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Stroke (falij) and its prevention

“Doctor sahib , meray walid sahib ka falij behtar to ho jayega na!”

Pleas like these while being heart-wrenching, also raise many questions.Paucity of public health awareness websites add to the lack of knowledge which general public possess .The age old and time tested “prevention is better than cure” holds true for most general health conditions.

Stroke is unfortunately very prevalent in Pakistan owing to the stress, unhealthy lifestyle and poor dietary habits that plague our nation. Knowing what an actual diagnosis of “Stroke” entails and ways to prevent its occurrence can go a long way in reducing its impact. 

So what is a stroke (falij)? 

A Stroke occurs when blood stops going to a part of the brain. It can be referred to as “Brain Attack” much like the “heart attack” we all fear.

Broadly speaking, stroke can be divided into two types. The “ischemic” (occlusive) stroke occurs when the oxygen-rich blood supply to part of your brain is reduced and the “hemorrhagic” (bleeding) stroke occurs when there is bleeding in the brain.


After about 4 minutes without blood and oxygen, brain cells become damaged and may die. The body tries to restore blood and oxygen to the cells by enlarging other blood channels (arteries) near the affected area.

If blood supply isn’t restored, permanent damage usually ensues. The body parts controlled by those damaged cells stop functioning appropriately .

The degree of loss of function varies from mild to very severe and can be temporary or permanent.

Additionally, the location, extent and how quickly the blood supply was restored determine the eventual damage including life-threatehing complications.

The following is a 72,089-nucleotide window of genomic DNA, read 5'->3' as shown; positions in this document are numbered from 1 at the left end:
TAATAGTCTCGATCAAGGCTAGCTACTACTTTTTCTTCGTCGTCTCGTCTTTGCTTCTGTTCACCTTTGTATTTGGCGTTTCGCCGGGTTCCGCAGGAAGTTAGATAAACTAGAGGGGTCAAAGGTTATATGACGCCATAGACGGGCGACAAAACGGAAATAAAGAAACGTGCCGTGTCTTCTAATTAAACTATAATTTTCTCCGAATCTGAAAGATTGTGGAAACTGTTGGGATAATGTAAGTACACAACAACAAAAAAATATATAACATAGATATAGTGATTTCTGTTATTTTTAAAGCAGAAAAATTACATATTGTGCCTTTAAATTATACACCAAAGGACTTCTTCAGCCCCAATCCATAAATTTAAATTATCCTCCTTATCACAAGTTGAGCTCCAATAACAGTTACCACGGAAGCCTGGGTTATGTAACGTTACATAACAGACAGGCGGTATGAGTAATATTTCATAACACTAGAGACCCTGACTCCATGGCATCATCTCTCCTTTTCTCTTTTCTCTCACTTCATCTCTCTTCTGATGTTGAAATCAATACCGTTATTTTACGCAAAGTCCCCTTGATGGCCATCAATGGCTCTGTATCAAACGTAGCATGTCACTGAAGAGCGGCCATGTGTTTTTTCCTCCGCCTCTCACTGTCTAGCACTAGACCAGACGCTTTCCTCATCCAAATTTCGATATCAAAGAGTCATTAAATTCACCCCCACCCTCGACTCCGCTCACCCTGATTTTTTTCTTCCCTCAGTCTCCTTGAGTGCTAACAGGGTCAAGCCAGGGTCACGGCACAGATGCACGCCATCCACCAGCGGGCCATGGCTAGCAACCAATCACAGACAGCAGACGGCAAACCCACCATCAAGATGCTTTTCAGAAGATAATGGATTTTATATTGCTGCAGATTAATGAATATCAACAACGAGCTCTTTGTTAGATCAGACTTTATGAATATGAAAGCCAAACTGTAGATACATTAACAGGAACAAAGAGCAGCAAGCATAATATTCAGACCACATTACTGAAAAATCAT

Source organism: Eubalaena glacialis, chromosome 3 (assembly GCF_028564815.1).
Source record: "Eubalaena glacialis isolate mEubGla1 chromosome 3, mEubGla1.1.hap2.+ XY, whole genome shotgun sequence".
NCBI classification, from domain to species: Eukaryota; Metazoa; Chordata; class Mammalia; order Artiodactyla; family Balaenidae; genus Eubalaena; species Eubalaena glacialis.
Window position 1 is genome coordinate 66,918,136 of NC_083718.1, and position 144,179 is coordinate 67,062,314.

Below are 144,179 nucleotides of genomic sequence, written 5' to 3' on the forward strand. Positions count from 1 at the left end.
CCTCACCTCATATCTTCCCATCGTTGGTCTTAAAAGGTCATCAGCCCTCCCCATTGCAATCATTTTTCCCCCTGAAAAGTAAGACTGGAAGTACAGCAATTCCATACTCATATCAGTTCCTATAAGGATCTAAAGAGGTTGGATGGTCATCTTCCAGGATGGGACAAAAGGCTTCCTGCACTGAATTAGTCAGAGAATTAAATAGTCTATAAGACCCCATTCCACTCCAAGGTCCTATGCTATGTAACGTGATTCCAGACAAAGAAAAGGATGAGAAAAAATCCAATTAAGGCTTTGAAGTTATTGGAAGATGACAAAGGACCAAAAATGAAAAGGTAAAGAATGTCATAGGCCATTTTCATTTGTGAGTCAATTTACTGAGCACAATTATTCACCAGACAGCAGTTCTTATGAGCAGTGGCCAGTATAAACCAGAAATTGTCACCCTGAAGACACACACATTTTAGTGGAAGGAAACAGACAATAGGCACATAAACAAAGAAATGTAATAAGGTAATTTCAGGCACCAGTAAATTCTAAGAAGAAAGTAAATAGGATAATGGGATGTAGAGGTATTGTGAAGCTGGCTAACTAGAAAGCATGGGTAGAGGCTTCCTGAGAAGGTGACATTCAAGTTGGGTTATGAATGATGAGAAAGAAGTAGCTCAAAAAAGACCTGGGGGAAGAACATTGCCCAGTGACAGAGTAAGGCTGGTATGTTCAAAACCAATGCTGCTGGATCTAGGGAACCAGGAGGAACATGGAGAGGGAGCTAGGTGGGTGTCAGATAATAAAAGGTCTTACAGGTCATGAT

No matter how big the initial disability is, getting urgent medical attention is of paramount importance.

Certain risk factors can increase your chances of having a stroke. If you have identified personal risk factors, work with your healthcare provider to reduce your personal risk.


Eating habits, physical activity, smoking and drinking are examples of lifestyle stroke risk factors. Lifestyle risk factors are habits or behaviors people choose to engage in. If changed, they can directly affect some medical risk factors by improving them.

1:Lose weight

Obesity, as well as the complications linked to it (including high blood pressure and diabetes), raises your odds of having a stroke. If you’re overweight, losing as little as 10 pounds can have a real impact on your stroke risk.We must aim to keep our body mass index (BMI) at 25 or less.

Tips to achieve it:

  • Limit or avoid saturated and trans fats.
  • Try to eat no more than 2,000 calories a day (For an average build person with reasonable physical activity level).
  • Increase the amount of exercise you do with such activities as walking, golfing, or playing cricket.

2:Exercise more

Exercise helps in losing weight and lowering blood pressure and sugar levels, but it also stands on its own as an independent stroke reducer. One study published in 2012 found that women who walked three hours a week were less likely to have a stroke than women who didn’t walk. We must aim to exercise at a moderate intensity at least five days a week.

Tips to achieve the target:

  • Do regular morning walks after breakfast.
  • Join a gym with friends.
  • Try taking stairs instead of an elevator when you can.
  • If you don’t have 30 consecutive minutes to exercise, break it up into 10- to 15-minute sessions a few times each day.

3 :Moderation of alcohol intake:

Although drinking can make you less likely to have a stroke, it’s benefits extend to a point. “Studies show that if you have about one drink per day, your risk may be lower,” according to Dr. Rost. (Harvard) “Once you start drinking more than two drinks per day, your risk goes up very sharply.”

How to achieve it: